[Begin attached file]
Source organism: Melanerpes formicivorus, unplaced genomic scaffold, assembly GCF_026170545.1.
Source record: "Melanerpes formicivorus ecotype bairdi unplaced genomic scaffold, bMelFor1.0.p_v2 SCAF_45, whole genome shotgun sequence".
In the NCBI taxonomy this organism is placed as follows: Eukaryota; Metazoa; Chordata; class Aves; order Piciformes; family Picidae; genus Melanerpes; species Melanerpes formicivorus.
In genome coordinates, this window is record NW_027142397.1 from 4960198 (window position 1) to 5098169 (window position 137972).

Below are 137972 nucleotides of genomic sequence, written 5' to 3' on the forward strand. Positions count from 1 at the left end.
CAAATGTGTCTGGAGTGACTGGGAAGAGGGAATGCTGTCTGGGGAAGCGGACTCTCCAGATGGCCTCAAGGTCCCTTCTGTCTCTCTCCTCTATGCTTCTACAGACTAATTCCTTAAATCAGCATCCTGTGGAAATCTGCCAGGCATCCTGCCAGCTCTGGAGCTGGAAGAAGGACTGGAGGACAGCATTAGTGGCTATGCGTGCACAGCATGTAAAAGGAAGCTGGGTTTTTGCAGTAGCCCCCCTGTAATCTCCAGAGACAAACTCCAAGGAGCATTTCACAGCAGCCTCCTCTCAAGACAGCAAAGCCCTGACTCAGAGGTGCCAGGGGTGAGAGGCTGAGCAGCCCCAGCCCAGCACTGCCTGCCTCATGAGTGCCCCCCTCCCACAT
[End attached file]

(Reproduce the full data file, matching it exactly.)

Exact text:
Source organism: Melanerpes formicivorus, unplaced genomic scaffold, assembly GCF_026170545.1.
Source record: "Melanerpes formicivorus ecotype bairdi unplaced genomic scaffold, bMelFor1.0.p_v2 SCAF_45, whole genome shotgun sequence".
In the NCBI taxonomy this organism is placed as follows: Eukaryota; Metazoa; Chordata; class Aves; order Piciformes; family Picidae; genus Melanerpes; species Melanerpes formicivorus.
In genome coordinates, this window is record NW_027142397.1 from 4960198 (window position 1) to 5098169 (window position 137972).

Below are 137972 nucleotides of genomic sequence, written 5' to 3' on the forward strand. Positions count from 1 at the left end.
CAAATGTGTCTGGAGTGACTGGGAAGAGGGAATGCTGTCTGGGGAAGCGGACTCTCCAGATGGCCTCAAGGTCCCTTCTGTCTCTCTCCTCTATGCTTCTACAGACTAATTCCTTAAATCAGCATCCTGTGGAAATCTGCCAGGCATCCTGCCAGCTCTGGAGCTGGAAGAAGGACTGGAGGACAGCATTAGTGGCTATGCGTGCACAGCATGTAAAAGGAAGCTGGGTTTTTGCAGTAGCCCCCCTGTAATCTCCAGAGACAAACTCCAAGGAGCATTTCACAGCAGCCTCCTCTCAAGACAGCAAAGCCCTGACTCAGAGGTGCCAGGGGTGAGAGGCTGAGCAGCCCCAGCCCAGCACTGCCTGCCTCATGAGTGCCCCCCTCCCACAT